Podcast #169: Willow (1988) & Fairy Tales

Welcome to Episode #169 of The Swampflix Podcast. For this episode, Brandon, James, Britnee, and Hanna discuss a grab bag of fantasy films & fairy tales, starting with the 1988 Warwick Davis star-maker Willow.

00:00 Welcome

02:25 Vengeance (2022)
09:20 Barbarian (2022)
12:50 Seconds (1966)
17:05 Ghost in the Shell (1995)

22:05 Willow (1988)
44:30 The Singing Ringing Tree (1957)
1:02:17 Gretel & Hansel (2020)
1:17:17 Belle (2022)

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– The Podcast Crew

Gretel & Hansel (2020)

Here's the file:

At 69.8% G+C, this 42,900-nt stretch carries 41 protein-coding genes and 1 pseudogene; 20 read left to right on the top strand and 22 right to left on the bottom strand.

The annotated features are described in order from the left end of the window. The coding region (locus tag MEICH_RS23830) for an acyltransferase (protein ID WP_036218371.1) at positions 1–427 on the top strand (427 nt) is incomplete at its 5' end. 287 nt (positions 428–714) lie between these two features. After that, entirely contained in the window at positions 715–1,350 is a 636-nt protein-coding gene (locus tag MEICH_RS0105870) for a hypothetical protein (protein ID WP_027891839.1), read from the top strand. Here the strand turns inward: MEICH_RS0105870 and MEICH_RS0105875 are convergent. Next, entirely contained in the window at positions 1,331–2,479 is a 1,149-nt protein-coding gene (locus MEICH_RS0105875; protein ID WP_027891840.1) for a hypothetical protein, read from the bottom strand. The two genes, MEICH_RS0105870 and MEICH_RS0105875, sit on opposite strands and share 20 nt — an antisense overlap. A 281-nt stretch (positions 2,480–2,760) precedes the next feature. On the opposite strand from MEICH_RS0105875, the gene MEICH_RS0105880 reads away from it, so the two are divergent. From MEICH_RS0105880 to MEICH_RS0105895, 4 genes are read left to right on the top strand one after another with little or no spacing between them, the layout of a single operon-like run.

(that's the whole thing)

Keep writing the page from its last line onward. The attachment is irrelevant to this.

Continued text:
Of all the directors who contributed to the atmospheric moods & slow-building dread of the so-called “elevated horror” trend in the 2010s, Oz Perkins stands out to me as one of the most passionately dedicated to the cause. His mood-over-payoffs ethos worked better for me in The Blackcoat’s Daughter than it did in I Am the Pretty Thing That Lives in the House, but between those two features I’ve been impressed with his patience & subtlety as a filmmaker (and an obviously genuine horror nerd). Specifically, Perkins’s attention to sound design in establishing a spooky atmosphere is near unmatched in his industry – something that’s difficult to fully soak in as an audience who can usually only access his films on streaming platforms instead of proper theatrical environments. Until now, the best chance most audiences had to fully appreciate one of Perkins’s atmospheric creep-outs was with an expensive pair of headphones in a dim room with no smartphones in reach, a ginormous feat of self-control. Gretel & Hansel, the director’s third feature, was his first to offer most audiences a chance to see one of his spooky mood pieces on a proper big screen—in a multiplex, even—thanks to its wide theatrical distribution through mainstream channels. Hilariously, Perkins used that opportunity to deliver his version of a fun popcorn flick, which turns out to be just as impenetrable & challenging as his no-budget “elevated horror” indies.